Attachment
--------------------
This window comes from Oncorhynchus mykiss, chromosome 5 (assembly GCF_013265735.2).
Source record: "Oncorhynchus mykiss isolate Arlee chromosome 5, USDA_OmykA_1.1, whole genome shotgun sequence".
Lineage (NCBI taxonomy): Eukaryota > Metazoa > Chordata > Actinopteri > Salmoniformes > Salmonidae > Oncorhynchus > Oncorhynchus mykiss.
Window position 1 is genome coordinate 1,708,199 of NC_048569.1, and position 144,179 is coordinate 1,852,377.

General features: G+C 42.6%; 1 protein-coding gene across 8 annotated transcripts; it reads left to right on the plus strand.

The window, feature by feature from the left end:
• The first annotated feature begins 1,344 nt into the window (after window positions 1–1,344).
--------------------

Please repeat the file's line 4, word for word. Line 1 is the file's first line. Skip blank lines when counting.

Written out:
Window position 1 is genome coordinate 1,708,199 of NC_048569.1, and position 144,179 is coordinate 1,852,377.